In June 2009, a 27-year-old man suffered a heart attack while playing basketball. Antonio Hassell spent several months in the hospital before he died in March 2010. His family filed a wrongful-death suit in federal court, claiming he died because he consumed 5-hour energy drinks to help stay alert for his night-shift warehouse job. The lawsuit says that Hassell's physicians blamed the energy drink for his heart attack, which eventually led to acute respiratory failure and pneumonia—and death.
Energy Drinks—More Harm than Good?
The 5-hour energy drink maker, Living Essentials and Bio Clinical Development Inc., isn't alone in its deceptive advertising and marketing tactics, nor is it the only company that has been slapped with a lawsuit over its deceptive health claims.
The recent wrongful death lawsuit says that Living Essentials refuses to disclose the exact ingredients in their product, saying only that it contains "about as much caffeine as in a cup of coffee." The suit argues that the defendants should have disclosed medical information about the drink, including side effects and the risk of heart attacks and strokes. Meanwhile, new research suggests that another product, FRS energy drink, may be linked to cancer.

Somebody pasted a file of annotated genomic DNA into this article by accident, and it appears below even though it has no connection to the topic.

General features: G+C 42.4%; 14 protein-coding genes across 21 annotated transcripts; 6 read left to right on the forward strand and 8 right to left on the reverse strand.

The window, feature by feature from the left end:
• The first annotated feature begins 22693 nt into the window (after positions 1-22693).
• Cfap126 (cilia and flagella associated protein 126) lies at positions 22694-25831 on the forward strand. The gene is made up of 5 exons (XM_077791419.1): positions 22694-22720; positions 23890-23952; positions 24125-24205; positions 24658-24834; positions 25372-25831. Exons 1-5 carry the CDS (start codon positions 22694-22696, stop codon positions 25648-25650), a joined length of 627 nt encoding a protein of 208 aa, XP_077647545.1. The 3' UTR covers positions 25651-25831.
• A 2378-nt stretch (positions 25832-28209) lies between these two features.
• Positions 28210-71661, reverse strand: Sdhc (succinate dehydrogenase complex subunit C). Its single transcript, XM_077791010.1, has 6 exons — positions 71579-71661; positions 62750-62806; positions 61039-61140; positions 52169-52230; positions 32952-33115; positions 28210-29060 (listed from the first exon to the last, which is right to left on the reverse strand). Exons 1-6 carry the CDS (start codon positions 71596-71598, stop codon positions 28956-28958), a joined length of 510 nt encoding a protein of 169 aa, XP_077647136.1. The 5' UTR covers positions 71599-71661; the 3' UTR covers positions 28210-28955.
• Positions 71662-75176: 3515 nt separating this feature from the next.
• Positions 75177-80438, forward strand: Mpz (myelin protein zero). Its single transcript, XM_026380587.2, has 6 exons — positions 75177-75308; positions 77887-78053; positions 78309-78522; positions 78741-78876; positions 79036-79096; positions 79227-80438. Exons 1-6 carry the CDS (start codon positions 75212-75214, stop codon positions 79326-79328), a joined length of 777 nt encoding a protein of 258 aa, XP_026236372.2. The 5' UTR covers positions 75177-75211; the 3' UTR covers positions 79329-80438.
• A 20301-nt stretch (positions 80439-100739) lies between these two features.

Energy Drink Deceptive Health Claims
The Washington-based Center for Science in the Public Interest filed a class class-action lawsuit against Coca-Cola, accusing the biggest beverage maker in the world of deceptive advertising over its VitaminWater. The group said the product is basically sugar water, yet Coca-Cola claims it has vitamins that boost immunity and reduce the risk of disease.
VitaminWater uses words such as defense, rescue, energy and endurance in its marketing. But according to the bottle labels, the drinks' top three ingredients are water, cane sugar and crystalline fructose. The 20-ounce bottle has roughly 33 grams of sugar, compared with about 39 grams in a typical 12-ounce soft drink.
READ MORE FRS HEALTHY ENERGY LEGAL NEWS
In 2007, the non-profit group Center for Science in the Public Interest filed a lawsuit against Coke and Nestlé over claims that their artificially sweetened green-tea drink Enviga would help you lose weight.
How many lawsuits will it take before the FDA cracks down on companies that continually dupe the public—from weight loss claims to immunity support? How many more wrongful death lawsuits need to be filed before these "energy drinks" will be required to contain medical information on the labels, including side effects and the risk of heart attacks and strokes? Perhaps in the near future, energy drinks will come with black box warnings…